At the moment, the Gulf of Mexico owns the title of being the largest offshore oil production area in the world.
But not for long.
Back in 2009, Petroleo Brasileiro S.A. (PBR) – more commonly known as Petrobras – made history when it confirmed the location of a huge deepwater oil field in its Santos pre-salt basin.
Originally discovered by BG Group (BRGYY.PK) in 2006 and situated 160 miles off the coast of Rio de Janeiro, the Tupi field is one of the largest oil discoveries in the Western Hemisphere in the last 30 years. It’s estimated to contain as much as eight billion barrels of recoverable oil.
Brazil’s ex-President, Luiz Inacio Lula da Silva, called the Tupi field "a second independence for Brazil."
He’s not wrong. And the story gets better, too …
In addition to the Tupi site, Petrobras also boasts the Jupiter field. Discovered in 2008, this is another huge find, located just 23 miles east of Tupi. The Jupiter field could be equal in size to the Tupi field.
In all, Brazil has a cluster of nine sites in the Santos basin. And if Petrobras keeps making new discoveries and continues to increase its output, offshore oil production in Brazil will surpass the Gulf of Mexico in less than five years.
Head east from Brazil and there’s another scenario playing out that’s trumping the Gulf of Mexico’s oil position …
Tullow Oil’s Twin Oil Discovery
Coincidence? Actually, it isn’t. You see, the offshore areas of certain parts of South America (off Brazil, for example) are geologically very similar to parts of West Africa (Angola, Namibia and Ghana).
Luman Sebastiao, a geoscientist for Angola state oil, commented at an OPEC meeting about the similarities:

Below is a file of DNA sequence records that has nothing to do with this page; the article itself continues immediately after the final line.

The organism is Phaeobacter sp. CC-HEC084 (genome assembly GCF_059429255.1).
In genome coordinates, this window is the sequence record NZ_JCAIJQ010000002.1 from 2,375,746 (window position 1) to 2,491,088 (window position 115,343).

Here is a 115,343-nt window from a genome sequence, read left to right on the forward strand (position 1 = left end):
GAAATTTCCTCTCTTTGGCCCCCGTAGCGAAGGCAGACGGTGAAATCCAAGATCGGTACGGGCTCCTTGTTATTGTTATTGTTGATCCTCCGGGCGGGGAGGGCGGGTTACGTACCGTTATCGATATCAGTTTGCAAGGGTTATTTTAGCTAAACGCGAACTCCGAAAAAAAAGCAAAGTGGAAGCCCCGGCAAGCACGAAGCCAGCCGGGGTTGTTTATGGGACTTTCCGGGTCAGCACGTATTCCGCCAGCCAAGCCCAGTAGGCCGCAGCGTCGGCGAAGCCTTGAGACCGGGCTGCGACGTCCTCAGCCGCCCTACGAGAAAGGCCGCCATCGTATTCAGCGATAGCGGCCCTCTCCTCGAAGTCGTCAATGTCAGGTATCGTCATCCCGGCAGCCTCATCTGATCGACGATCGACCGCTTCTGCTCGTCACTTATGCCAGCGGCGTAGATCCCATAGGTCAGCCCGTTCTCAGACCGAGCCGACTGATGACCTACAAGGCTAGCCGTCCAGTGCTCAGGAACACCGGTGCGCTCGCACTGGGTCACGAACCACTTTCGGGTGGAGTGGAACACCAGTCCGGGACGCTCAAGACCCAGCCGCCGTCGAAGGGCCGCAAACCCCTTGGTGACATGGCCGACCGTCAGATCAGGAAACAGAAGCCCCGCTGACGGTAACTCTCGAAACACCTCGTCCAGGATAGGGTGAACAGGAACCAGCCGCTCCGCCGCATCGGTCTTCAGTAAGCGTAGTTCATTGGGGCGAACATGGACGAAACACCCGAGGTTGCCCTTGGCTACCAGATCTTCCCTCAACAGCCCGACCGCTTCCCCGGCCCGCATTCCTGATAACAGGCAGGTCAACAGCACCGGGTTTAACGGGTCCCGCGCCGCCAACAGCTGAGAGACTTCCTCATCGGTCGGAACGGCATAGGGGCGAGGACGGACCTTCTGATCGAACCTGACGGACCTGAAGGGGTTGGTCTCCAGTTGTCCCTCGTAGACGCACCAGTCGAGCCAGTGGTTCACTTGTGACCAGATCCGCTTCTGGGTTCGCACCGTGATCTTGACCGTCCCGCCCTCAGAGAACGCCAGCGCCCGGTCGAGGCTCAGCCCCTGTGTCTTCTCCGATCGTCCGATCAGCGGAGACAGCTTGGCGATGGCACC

"The Angolan and the Brazilian continental shelves have various similarities, as they have been joined for a certain geological period. Angola’s sub-salt reserves could be gigantic and even as big as Brazil’s.”
He’s right. It’s generally accepted that many millions of years ago, the two continents of South America and Africa were one large land mass. If you pushed the two together, they’d fit rather nicely.
Of interest to geologists – and more importantly, to investors – is that the areas where all the oil is being discovered (the sub-salt and pre-salt regions) line up together precisely. And they boast extremely lucrative potential.
Another important aspect of oil found in either of these two regions is that it’s very light oil. That is, it requires much less refining than heavy crude, or tar sands from Western Canada, for instance. That makes it worth more in terms of how much companies are willing to spend to go after it.
The bottom line here?
The King is Dead … There’s a New Ruler in Town
The Gulf of Mexico’s reign as "King of the Oilfields" will soon be over.
Instead, it’s time to switch your attention to the tens of billions of barrels of light, sweet crude waiting to be discovered offshore in both South America and West Africa.
And if you want a good starting point to get in on the action, you could consider positions in any of the three companies I mentioned above. (In fact, in an earlier issue of Investment U I profiled Petrobras in greater detail.)